Replace the comment in the value for styles with the following CSS code:

Let us look at what each function in the module does:

  • InputGroup: The constructor of the component.
  • updateValue: Used to update the value of the input in the component. The value is updated every time the user changes the value in the input field.
  • updateValidity: Updates the validity of the input. The update is performed every time the user changes the input.
  • updateMessage: Updates the validation message. If the input is invalid, the message will be coloured green. Otherwise, the message will be coloured red.
  • hasValidValue: Checks whether or not the input is valid. It also triggers the border colour update by invoking updateInputBorder.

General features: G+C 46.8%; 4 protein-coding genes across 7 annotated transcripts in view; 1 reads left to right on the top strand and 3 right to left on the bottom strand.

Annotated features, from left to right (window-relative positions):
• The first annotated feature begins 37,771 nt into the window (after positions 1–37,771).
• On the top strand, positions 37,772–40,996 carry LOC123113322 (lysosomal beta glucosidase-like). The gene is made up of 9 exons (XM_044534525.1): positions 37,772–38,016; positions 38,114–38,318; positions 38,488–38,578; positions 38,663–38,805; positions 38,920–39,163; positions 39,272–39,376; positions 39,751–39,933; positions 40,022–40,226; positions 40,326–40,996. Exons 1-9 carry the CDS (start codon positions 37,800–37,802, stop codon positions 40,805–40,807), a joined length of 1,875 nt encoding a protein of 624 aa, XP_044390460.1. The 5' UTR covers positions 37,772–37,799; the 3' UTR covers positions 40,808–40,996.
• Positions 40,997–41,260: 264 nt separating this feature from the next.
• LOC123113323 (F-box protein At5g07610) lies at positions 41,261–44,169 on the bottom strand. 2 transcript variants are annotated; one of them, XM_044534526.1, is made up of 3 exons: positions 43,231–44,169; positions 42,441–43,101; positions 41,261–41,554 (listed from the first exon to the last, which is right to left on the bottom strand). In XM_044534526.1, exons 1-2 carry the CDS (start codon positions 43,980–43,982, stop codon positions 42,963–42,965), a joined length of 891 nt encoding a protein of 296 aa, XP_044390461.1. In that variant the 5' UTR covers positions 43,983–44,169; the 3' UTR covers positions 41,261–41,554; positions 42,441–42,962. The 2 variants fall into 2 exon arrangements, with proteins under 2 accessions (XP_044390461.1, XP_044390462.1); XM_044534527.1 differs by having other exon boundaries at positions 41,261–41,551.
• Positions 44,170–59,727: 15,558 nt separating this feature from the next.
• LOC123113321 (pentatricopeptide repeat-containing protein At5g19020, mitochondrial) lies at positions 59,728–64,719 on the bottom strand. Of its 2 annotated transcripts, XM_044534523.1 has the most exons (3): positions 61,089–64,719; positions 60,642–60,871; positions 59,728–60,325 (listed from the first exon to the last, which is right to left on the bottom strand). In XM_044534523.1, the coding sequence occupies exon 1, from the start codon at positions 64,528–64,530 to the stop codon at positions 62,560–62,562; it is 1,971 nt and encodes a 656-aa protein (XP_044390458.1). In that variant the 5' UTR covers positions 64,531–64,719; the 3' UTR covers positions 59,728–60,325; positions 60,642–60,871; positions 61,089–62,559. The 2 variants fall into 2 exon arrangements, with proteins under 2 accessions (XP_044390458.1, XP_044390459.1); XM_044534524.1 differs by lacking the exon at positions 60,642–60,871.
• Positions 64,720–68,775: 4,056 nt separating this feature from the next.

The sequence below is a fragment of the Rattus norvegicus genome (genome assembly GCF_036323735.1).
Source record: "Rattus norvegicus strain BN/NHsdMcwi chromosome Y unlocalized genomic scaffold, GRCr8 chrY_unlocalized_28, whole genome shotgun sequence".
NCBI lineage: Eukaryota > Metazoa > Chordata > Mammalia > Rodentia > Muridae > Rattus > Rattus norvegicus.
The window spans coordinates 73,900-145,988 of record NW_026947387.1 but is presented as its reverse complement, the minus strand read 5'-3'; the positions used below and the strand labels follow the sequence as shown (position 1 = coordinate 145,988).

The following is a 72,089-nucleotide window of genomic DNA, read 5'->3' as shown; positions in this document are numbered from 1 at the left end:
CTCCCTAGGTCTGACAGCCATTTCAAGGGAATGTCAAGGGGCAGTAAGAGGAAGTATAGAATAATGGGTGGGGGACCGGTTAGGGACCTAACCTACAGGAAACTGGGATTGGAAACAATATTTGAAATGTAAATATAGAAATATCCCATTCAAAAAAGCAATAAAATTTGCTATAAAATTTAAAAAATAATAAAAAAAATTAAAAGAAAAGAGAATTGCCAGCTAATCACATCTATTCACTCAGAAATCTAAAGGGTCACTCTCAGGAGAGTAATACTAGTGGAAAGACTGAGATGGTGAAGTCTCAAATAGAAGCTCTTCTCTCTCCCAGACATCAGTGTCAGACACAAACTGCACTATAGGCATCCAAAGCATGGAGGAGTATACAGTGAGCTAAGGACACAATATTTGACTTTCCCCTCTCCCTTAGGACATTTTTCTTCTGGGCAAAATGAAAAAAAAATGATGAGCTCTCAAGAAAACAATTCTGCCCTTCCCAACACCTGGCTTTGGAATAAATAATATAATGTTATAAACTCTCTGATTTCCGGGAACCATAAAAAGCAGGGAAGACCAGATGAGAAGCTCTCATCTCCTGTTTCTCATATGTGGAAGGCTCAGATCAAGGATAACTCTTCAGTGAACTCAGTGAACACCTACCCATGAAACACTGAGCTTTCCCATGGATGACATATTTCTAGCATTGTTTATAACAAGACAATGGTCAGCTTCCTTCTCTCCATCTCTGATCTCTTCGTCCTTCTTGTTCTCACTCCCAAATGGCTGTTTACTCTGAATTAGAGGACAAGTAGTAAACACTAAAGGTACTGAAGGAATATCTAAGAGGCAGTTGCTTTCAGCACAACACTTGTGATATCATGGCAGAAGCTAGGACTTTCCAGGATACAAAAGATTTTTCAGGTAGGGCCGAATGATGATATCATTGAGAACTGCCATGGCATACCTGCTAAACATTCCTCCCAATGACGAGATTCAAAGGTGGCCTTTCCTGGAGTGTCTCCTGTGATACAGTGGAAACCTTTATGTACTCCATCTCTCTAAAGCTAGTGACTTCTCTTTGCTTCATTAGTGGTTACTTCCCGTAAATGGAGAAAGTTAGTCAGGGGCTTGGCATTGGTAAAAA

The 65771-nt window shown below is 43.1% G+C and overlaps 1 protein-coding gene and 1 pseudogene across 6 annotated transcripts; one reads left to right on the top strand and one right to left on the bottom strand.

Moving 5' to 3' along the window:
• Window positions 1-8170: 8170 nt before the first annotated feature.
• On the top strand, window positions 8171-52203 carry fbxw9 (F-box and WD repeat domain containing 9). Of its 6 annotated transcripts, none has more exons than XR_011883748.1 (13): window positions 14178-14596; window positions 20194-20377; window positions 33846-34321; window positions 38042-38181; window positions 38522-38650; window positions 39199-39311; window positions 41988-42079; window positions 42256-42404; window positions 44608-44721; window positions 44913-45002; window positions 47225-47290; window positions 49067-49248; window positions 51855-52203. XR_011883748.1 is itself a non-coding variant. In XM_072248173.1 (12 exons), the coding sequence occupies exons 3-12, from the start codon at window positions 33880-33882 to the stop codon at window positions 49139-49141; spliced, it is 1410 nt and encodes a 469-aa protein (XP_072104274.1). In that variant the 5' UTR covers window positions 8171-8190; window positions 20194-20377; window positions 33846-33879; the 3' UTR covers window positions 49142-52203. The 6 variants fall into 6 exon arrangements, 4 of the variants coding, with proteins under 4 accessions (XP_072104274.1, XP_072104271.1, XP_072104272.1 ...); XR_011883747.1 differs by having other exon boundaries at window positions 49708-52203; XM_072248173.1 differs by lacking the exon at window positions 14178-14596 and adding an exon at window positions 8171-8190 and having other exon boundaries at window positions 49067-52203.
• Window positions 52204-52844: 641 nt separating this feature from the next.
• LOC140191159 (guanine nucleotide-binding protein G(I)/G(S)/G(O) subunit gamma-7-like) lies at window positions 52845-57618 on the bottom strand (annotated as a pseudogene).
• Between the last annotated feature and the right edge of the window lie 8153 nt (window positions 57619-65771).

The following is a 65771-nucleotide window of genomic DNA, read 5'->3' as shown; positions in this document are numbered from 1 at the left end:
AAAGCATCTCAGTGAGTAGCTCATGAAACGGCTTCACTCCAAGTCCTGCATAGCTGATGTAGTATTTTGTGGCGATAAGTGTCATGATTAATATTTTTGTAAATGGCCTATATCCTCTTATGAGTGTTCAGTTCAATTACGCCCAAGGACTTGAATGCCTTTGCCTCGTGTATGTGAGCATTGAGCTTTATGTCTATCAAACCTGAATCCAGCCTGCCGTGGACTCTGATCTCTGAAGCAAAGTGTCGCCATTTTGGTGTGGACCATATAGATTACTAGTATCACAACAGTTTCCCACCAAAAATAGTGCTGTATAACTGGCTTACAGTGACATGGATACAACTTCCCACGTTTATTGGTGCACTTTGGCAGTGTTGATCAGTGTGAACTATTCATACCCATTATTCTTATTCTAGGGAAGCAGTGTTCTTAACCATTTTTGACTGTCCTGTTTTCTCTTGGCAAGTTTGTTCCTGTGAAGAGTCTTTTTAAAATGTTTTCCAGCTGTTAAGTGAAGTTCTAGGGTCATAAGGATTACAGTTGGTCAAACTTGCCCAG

• updateInputBorder: Updates the border of the input field. If the input is invalid, the border will coloured red. Otherwise, it will be coloured grey, the default colour.
  • props.addObserver: Adds an observer for the input value. Every time the value changes, the observer is invoked with the new value.
  • props.setValidity: Sets the validity of the input value. This is used on the interface of the component.
  • createComponent: Creates the component. The functions takes options as its parameter.

The property props of the parameter options is used to set properties on the interface and provide values that can be referenced in markup. In the markup, the value @props.inputID refers to props.inputID. The property attributes is used to set attributes on the input element. The CSS selector input selects the input filed. The object set to input contains key-value pairs of the attribute names and values of the input element.